The Law Office of Matthew M. Williams, P.C.

630-409-8184

1444 North Farnsworth Avenue, Suite 307, Aurora, IL 60505

Yorkville Office By Appointment

Initial Consultations via ZOOM Available

North Aurora family law attorney child custody

Even under the best of circumstances, divorce is difficult and stressful. While it is true that going through a divorce with an agreeable spouse can be much less taxing, both emotionally and financially, any divorce has the potential to become a high-conflict divorce. This is especially true when domestic violence is involved in a divorce, which is, unfortunately, not all that uncommon. Exposure to domestic violence and abusive behaviors have been proven to negatively impact children and even increase the chances that the children will exhibit abusive behaviors in adulthood. Because of this, Illinois takes accusations of domestic violence very seriously, especially as the situation pertains to child-related issues such as parenting time.

Determining Parenting Time With an Abusive Spouse 

Every decision a judge makes in Illinois is done after carefully considering all factors pertaining to the child’s best interest. According to the Illinois Marriage and Dissolution of Marriage Act (IMDMA), the judge assigned to a case will make decisions about parenting time based on the presumption that spending time with both parents is in the child’s best interest. If there is abuse or domestic violence present in the household, you need to be sure to bring that to the judge’s attention so the court can address the issue appropriately.

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DuPage County divorce attorney parenting time

For some couples, the last step of the divorce equation is finished when the judge signs the divorce decree on the dotted line. You can walk out of that courtroom knowing that will be the last time you ever have to see your former spouse again. However, for parents who get divorced, things are not so easy. Having children with someone creates a relationship that you cannot dissolve with a signature. When you and your ex-spouse do not agree on certain issues, especially core issues such as the allocation of parenting time and decision-making responsibilities, it can be a stressful situation for everyone, including the children. Co-parenting is the default parenting agreement that most parents decide to follow, but parallel parenting can also be utilized in high-conflict situations. Both types of parenting plans have their benefits, but an Illinois child custody lawyer can help you choose the right fit for your family.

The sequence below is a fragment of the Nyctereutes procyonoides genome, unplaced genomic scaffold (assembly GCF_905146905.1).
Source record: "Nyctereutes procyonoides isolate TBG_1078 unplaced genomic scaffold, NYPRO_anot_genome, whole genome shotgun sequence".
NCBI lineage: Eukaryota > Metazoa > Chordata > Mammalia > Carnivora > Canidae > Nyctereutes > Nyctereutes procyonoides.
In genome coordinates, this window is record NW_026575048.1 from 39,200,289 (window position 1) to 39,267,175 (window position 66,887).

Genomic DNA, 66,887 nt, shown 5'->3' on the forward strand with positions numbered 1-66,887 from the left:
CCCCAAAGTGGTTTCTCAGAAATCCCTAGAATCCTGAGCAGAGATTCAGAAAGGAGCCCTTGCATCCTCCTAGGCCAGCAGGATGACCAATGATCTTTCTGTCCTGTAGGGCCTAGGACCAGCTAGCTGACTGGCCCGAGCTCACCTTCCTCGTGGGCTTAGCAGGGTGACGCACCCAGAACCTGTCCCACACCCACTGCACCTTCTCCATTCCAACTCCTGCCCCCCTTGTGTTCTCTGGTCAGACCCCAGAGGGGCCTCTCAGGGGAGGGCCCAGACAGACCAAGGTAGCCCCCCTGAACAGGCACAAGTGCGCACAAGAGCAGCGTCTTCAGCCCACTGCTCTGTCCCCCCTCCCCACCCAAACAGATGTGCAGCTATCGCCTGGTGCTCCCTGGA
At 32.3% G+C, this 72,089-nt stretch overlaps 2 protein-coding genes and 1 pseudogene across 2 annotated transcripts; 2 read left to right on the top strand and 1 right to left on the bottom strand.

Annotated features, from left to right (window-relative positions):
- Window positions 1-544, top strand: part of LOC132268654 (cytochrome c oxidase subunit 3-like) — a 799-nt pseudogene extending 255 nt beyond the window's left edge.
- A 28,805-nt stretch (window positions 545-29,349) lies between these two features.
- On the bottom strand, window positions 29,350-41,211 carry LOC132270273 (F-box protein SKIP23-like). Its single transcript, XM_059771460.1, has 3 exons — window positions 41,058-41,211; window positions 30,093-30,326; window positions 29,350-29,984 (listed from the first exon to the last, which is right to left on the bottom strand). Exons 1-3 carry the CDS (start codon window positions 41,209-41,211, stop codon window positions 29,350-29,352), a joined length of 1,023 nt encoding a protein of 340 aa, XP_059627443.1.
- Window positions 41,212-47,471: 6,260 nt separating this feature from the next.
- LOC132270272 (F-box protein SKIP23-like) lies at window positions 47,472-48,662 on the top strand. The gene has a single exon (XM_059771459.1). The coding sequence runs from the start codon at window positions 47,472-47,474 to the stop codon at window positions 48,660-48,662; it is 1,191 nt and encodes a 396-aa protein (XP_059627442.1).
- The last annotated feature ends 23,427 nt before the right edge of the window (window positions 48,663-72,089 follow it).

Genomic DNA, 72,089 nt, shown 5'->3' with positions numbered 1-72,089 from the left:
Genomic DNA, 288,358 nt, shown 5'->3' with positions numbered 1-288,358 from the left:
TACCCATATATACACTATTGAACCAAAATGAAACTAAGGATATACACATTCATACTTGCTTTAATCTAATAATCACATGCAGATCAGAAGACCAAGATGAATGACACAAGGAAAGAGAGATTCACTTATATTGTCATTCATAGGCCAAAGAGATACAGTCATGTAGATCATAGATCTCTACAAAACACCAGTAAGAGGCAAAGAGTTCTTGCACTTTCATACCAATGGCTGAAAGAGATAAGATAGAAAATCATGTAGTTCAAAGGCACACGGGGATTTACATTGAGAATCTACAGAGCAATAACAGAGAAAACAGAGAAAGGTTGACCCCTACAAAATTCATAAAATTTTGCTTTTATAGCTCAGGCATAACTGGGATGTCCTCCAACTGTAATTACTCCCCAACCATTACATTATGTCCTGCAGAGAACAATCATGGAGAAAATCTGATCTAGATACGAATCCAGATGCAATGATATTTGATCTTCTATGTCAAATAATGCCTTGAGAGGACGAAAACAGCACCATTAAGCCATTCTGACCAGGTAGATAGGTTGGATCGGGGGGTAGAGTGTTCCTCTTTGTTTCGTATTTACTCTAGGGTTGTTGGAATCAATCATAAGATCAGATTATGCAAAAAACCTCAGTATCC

Co-Parenting Requires Cooperation Between Parents 

Co-parenting is typically the default option that most parents automatically go to when it is time to determine what their parenting plan will look like. However, the traditional co-parenting model is not for all families. The basis of a successful co-parenting relationship is good communication between the parents and a willingness to cooperate and compromise with one another. If you do not have both of those items, you cannot hope to co-parent successfully.

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DuPage County divorce attorney parenting time

Many parents who are divorced or who have never been married often worry about the impact that transitioning between two households has on their children. Some children seem rather unbothered by going from one house to the other, while many kids become frustrated, upset, and stressed. Even months down the road, transition days can be difficult for your children. After all, a day that they are coming to stay with you is a day that they are leaving and saying goodbye to their other parent. These emotions can be difficult for children to deal with and could end up causing issues later in their lives, too. As a parent, there are things you can do to help make transitions between households much easier for your children.